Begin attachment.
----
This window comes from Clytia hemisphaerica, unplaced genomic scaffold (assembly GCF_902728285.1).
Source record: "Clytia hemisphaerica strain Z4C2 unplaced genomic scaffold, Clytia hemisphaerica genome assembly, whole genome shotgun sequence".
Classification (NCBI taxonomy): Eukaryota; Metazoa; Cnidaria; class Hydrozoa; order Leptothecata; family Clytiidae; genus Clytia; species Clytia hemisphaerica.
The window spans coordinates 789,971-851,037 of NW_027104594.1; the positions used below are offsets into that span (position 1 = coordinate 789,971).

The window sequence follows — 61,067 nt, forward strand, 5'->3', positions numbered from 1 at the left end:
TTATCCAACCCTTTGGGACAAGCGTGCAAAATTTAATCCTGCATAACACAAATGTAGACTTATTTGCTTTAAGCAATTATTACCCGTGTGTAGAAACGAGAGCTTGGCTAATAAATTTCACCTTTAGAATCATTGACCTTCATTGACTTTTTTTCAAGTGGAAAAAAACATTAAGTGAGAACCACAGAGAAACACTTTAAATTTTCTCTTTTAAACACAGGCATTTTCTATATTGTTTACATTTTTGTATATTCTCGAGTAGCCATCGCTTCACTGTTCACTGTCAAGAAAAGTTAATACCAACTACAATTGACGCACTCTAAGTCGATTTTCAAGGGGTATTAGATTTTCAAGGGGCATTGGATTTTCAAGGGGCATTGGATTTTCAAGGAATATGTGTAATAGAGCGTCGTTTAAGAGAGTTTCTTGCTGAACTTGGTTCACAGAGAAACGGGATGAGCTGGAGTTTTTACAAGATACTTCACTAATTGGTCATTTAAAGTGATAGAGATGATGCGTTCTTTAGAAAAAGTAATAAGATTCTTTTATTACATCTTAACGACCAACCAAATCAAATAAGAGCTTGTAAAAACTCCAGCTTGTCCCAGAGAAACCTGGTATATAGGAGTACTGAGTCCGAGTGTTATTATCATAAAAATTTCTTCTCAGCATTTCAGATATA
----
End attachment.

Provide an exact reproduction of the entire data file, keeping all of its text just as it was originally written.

This window comes from Clytia hemisphaerica, unplaced genomic scaffold (assembly GCF_902728285.1).
Source record: "Clytia hemisphaerica strain Z4C2 unplaced genomic scaffold, Clytia hemisphaerica genome assembly, whole genome shotgun sequence".
Classification (NCBI taxonomy): Eukaryota; Metazoa; Cnidaria; class Hydrozoa; order Leptothecata; family Clytiidae; genus Clytia; species Clytia hemisphaerica.
The window spans coordinates 789,971-851,037 of NW_027104594.1; the positions used below are offsets into that span (position 1 = coordinate 789,971).

The window sequence follows — 61,067 nt, forward strand, 5'->3', positions numbered from 1 at the left end:
TTATCCAACCCTTTGGGACAAGCGTGCAAAATTTAATCCTGCATAACACAAATGTAGACTTATTTGCTTTAAGCAATTATTACCCGTGTGTAGAAACGAGAGCTTGGCTAATAAATTTCACCTTTAGAATCATTGACCTTCATTGACTTTTTTTCAAGTGGAAAAAAACATTAAGTGAGAACCACAGAGAAACACTTTAAATTTTCTCTTTTAAACACAGGCATTTTCTATATTGTTTACATTTTTGTATATTCTCGAGTAGCCATCGCTTCACTGTTCACTGTCAAGAAAAGTTAATACCAACTACAATTGACGCACTCTAAGTCGATTTTCAAGGGGTATTAGATTTTCAAGGGGCATTGGATTTTCAAGGGGCATTGGATTTTCAAGGAATATGTGTAATAGAGCGTCGTTTAAGAGAGTTTCTTGCTGAACTTGGTTCACAGAGAAACGGGATGAGCTGGAGTTTTTACAAGATACTTCACTAATTGGTCATTTAAAGTGATAGAGATGATGCGTTCTTTAGAAAAAGTAATAAGATTCTTTTATTACATCTTAACGACCAACCAAATCAAATAAGAGCTTGTAAAAACTCCAGCTTGTCCCAGAGAAACCTGGTATATAGGAGTACTGAGTCCGAGTGTTATTATCATAAAAATTTCTTCTCAGCATTTCAGATATA